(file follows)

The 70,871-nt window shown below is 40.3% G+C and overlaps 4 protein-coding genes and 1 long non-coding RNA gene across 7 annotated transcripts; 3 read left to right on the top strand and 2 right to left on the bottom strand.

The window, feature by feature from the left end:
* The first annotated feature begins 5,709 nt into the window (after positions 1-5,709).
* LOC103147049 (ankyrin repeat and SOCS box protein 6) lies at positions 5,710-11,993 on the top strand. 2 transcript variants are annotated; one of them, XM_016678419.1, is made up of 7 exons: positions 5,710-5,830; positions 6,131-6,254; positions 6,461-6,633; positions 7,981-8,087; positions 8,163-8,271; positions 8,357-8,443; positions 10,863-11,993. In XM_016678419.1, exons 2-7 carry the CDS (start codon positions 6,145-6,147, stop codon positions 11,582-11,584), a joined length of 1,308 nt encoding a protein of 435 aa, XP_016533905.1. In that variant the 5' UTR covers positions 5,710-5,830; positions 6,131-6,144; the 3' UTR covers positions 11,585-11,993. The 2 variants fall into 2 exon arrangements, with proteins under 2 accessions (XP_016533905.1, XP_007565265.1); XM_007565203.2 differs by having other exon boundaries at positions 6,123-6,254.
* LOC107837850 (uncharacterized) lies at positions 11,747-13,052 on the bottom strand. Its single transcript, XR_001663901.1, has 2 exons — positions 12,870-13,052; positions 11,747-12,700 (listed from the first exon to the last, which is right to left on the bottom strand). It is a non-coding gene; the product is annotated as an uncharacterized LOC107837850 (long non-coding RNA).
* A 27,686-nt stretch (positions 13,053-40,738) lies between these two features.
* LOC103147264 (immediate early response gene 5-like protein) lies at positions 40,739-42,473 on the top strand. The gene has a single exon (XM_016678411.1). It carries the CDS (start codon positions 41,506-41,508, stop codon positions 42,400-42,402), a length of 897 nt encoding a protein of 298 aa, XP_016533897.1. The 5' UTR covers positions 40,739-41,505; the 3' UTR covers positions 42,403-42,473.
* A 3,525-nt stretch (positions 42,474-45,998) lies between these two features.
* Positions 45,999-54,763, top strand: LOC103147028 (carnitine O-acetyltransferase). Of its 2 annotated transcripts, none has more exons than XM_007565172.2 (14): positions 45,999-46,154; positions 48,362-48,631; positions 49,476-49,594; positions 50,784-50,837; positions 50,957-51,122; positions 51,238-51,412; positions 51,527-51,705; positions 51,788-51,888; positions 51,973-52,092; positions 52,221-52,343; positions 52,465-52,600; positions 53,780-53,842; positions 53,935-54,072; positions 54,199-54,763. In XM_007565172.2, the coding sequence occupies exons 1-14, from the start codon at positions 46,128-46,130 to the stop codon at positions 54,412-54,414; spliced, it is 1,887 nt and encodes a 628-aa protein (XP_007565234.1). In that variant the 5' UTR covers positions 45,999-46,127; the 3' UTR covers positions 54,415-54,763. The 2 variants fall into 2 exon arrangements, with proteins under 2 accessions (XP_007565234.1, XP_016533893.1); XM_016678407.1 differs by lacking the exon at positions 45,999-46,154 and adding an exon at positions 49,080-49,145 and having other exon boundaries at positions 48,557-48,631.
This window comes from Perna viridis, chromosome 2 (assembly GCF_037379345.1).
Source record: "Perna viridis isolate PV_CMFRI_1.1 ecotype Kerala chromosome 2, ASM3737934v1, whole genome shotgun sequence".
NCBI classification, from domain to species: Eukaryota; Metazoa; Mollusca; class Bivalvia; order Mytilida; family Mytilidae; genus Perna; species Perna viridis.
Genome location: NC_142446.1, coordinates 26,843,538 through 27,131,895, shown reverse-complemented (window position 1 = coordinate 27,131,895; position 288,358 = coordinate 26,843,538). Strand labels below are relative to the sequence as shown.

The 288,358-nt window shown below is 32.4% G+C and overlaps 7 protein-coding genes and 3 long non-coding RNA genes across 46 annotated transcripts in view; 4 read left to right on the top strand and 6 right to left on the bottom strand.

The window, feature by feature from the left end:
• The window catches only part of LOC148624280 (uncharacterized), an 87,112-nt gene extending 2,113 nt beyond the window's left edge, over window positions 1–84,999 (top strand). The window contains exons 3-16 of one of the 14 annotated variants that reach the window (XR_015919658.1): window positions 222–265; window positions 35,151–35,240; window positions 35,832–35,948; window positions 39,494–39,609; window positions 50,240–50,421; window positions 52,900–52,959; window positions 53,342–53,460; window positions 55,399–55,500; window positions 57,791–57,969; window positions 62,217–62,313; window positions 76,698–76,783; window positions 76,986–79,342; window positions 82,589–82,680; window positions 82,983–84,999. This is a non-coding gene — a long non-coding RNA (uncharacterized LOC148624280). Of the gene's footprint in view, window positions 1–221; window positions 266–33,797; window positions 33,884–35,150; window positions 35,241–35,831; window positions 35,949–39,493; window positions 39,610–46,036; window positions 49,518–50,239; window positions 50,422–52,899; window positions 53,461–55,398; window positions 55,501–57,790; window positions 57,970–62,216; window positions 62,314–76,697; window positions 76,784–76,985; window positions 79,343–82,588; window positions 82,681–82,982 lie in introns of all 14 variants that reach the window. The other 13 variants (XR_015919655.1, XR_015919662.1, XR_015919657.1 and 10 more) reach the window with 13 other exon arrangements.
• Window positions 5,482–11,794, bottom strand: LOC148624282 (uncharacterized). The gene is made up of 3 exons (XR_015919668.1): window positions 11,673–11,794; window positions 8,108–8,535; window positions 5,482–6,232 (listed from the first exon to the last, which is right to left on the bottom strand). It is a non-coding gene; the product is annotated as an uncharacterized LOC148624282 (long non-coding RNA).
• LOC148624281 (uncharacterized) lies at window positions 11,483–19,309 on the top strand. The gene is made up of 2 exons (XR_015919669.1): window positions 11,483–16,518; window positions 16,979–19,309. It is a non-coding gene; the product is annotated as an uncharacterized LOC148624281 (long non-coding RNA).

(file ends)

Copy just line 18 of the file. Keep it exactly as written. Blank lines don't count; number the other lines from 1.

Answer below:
• LOC148624281 (uncharacterized) lies at window positions 11,483–19,309 on the top strand. The gene is made up of 2 exons (XR_015919669.1): window positions 11,483–16,518; window positions 16,979–19,309. It is a non-coding gene; the product is annotated as an uncharacterized LOC148624281 (long non-coding RNA).